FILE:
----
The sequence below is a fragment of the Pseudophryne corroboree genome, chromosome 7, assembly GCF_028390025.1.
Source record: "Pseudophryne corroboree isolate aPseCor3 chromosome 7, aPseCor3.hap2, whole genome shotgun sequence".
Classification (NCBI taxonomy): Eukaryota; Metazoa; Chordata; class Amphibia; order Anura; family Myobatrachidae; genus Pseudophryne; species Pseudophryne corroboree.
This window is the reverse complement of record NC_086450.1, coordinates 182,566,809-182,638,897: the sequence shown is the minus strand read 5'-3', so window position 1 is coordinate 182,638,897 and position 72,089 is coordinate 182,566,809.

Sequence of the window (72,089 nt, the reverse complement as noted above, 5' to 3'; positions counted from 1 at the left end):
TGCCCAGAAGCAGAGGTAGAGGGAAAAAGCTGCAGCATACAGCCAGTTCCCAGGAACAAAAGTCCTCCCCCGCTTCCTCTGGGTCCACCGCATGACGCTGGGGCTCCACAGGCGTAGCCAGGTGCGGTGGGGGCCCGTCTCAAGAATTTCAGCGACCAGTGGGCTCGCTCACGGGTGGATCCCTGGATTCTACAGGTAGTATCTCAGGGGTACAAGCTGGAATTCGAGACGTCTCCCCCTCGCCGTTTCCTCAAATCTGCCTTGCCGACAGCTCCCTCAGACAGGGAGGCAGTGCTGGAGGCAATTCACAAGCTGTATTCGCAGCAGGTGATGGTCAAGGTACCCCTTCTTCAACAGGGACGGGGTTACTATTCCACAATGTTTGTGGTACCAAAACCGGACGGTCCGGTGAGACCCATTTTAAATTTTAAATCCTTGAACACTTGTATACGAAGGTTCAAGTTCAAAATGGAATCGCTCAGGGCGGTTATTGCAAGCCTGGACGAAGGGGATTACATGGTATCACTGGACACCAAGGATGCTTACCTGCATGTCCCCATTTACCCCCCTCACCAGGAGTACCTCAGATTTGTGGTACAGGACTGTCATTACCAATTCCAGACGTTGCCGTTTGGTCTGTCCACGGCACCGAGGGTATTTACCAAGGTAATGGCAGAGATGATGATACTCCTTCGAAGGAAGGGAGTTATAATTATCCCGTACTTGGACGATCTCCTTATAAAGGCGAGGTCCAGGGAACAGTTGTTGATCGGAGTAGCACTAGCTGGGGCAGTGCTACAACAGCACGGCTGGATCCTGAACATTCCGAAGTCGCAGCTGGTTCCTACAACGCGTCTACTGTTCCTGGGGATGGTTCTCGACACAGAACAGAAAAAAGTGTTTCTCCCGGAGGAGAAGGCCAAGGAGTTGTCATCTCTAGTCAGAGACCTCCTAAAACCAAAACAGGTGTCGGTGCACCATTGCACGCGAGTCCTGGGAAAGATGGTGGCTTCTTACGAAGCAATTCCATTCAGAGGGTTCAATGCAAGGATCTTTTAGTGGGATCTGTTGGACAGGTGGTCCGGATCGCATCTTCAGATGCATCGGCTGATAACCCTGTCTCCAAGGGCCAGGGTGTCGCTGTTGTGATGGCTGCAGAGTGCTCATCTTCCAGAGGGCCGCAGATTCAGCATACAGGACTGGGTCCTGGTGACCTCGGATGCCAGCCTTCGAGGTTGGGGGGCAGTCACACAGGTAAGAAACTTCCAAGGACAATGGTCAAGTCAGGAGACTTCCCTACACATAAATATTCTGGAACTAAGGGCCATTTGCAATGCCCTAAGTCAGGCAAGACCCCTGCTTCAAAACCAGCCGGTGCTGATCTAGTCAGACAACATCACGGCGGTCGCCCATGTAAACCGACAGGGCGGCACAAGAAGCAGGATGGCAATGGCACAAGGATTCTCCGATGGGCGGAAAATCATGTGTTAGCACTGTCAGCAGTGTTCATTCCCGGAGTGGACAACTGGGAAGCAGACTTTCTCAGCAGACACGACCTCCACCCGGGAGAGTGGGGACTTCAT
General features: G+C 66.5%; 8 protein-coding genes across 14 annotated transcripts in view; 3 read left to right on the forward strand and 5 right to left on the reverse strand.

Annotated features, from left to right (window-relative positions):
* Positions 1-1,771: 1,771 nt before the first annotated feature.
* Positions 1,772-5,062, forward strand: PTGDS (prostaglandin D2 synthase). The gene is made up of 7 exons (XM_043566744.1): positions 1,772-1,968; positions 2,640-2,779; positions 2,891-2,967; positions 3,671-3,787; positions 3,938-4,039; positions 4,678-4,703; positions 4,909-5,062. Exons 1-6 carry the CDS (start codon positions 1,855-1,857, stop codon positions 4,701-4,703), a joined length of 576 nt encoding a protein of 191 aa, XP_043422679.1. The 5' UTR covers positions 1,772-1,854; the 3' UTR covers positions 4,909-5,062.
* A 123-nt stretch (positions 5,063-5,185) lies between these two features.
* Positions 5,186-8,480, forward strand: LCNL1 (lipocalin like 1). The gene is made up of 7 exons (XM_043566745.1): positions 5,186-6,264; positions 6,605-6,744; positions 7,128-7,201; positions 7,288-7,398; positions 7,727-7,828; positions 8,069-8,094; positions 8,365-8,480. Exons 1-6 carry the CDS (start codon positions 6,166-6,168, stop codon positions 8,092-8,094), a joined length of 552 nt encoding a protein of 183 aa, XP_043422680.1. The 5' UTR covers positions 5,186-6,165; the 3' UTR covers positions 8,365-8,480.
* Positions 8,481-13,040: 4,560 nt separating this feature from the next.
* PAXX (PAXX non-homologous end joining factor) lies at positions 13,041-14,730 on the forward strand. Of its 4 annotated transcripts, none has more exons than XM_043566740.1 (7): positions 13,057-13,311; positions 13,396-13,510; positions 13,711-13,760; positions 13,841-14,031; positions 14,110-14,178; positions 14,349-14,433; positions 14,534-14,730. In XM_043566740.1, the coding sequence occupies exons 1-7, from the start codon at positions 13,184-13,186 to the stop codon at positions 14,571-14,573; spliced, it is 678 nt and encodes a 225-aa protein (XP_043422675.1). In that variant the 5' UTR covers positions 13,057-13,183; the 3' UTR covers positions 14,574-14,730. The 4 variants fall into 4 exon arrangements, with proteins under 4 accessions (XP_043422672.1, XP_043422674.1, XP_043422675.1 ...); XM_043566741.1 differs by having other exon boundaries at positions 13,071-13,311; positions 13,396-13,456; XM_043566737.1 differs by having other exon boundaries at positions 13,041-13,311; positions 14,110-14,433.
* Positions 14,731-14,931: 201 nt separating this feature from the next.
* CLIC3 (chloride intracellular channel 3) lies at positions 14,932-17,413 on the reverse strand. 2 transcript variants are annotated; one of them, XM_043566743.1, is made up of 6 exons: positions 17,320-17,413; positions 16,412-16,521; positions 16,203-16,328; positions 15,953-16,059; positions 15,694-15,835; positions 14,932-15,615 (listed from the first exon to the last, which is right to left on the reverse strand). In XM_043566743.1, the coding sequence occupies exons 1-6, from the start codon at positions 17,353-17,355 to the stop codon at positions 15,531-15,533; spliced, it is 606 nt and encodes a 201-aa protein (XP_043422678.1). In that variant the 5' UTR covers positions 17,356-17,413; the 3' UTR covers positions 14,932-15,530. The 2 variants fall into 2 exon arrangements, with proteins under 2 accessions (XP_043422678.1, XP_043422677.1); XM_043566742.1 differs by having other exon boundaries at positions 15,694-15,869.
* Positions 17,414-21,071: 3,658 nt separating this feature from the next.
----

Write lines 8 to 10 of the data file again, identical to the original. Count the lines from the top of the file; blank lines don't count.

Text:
Annotated features, from left to right (window-relative positions):
* Positions 1-1,771: 1,771 nt before the first annotated feature.
* Positions 1,772-5,062, forward strand: PTGDS (prostaglandin D2 synthase). The gene is made up of 7 exons (XM_043566744.1): positions 1,772-1,968; positions 2,640-2,779; positions 2,891-2,967; positions 3,671-3,787; positions 3,938-4,039; positions 4,678-4,703; positions 4,909-5,062. Exons 1-6 carry the CDS (start codon positions 1,855-1,857, stop codon positions 4,701-4,703), a joined length of 576 nt encoding a protein of 191 aa, XP_043422679.1. The 5' UTR covers positions 1,772-1,854; the 3' UTR covers positions 4,909-5,062.